6. Your NOT, AS MY FRIEND RICH SAYS, "PINCHE CORMAC MCCARTHY." Make yourself available to the press especially when doing a visit to a city. Not responding to calls. That's called "dissing your fans." The press can be your greatest ally, but in my promotion of Chicano(a) writers, I've found some so hard to get a hold of and some impossible to get an interview with. And I'm not alone. If you can't talk, ask if they can interview after work hours. Come one, reporters interview people after 5pm all the time. I've even done post-10 o'clock interviews. IF you can't talk to the press because you are busy, ask them when their deadline is, so you can fit an interview in before its too late.

7. If you rich and powerful and getting the 6-figures, still, don't diss the press and the fans. Ego, vatos and vatonas, watch them. You'll be dead soon anyway.

8. Consider posting some of your poems or short stories on the web. Your publisher might not like this, but hey, print is dying vatos and vatonas, you need to catch the younger generations. Plus, not everybody may be able to afford your book.

9. Keep a list of who is reviewing books (especially the kind of book you write), and if your press doesn't do it, send those book reviewers a review copy. Again, if your press does not do it, HAVE A DIGITAL COVER IMAGE OF YOUR BOOK AVAILABLE to email out. Post one on your website to be downloaded. JPEGS are better. Make sure its big. You get better quality and it is easier to shrink an image down than to enlarge it.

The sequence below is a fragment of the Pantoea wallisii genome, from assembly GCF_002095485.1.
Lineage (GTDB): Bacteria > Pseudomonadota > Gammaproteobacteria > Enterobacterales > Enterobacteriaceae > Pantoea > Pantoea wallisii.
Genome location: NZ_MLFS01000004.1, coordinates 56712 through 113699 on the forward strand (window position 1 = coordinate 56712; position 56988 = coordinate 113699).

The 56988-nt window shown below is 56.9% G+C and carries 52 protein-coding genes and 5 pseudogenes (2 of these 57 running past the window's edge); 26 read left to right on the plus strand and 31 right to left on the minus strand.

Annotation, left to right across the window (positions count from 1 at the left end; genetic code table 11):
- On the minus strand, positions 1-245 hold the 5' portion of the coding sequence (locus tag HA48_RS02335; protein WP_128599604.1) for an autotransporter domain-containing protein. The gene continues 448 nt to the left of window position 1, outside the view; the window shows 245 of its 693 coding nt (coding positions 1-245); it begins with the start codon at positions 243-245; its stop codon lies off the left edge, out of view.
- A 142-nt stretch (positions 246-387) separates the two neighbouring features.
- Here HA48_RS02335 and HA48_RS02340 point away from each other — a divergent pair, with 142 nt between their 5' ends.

10. Pre-pub copies. This is reality folks. I've found the higher I go into the more "distinguished" newspapers, reviews on books that are already published don't fly. A month ago is an old book to them. Two week ago is old to them. Many of these newspapers want to publish a review on a book the week it comes out or the week before. That's why prepublication copies are important.

11. Don't limit yourself to the US. Our publication is subscribed to by people worldwide. Seek them out.

12. If you are not associated with a university or institution, get some business cards. You can even put the name of you new book on it. You can even create an email with the title of you new book that serves as an alias email and goes directly to your professional email address.

13. Make sure you understand your contract with your press. Make sure you understand the agreement about how many copies you are going to get.

14. Many presses do this, but if you are going at it solo, send a press release with you review copy.

15. In the press release, talk about how your book would serve a good book to use in the classroom.

16. I haven't seen anyone do this yet, but especially if you've hit it big time, you should enter a chat room. Announce it beforehand, so you can have some chatters.

17. If you are self-publishing, make sure to let people know how to order your book. Put an address, email, and website in or on the book. If self-publishing, the web it your greatest book seller.

18. Hit up, (it pains me to say it) "Hispanic" Heritage activities and 5 de Mayo crap. Hit up universities. Hit up high school conferences and college conferences.

19. If you have not, consider hiring a coach to give you a couple of sessions on public reading. We are not taking about slamming. We just pointing out that some of you out there can cure people's insomnia.

20. Visit the hometown. Hey, EPT use to dislike it's hometown Chicano(a) authors. Now when any of them have a new book: Time to visit the parents and fam! But while I'm there, do several readings.

Well vatos, that's my romp. Hope it helps. Remember, like rock n' roll, it usually your second book that's the big test, not your first. And just like rock n' roll, we see 5-year bands. We hear of Chicano(a) and Latino(a) writers getting a 6-figure contract and then disappearing into oblivion. Your window is only open for a short period of time after your first success. Take advantage of it.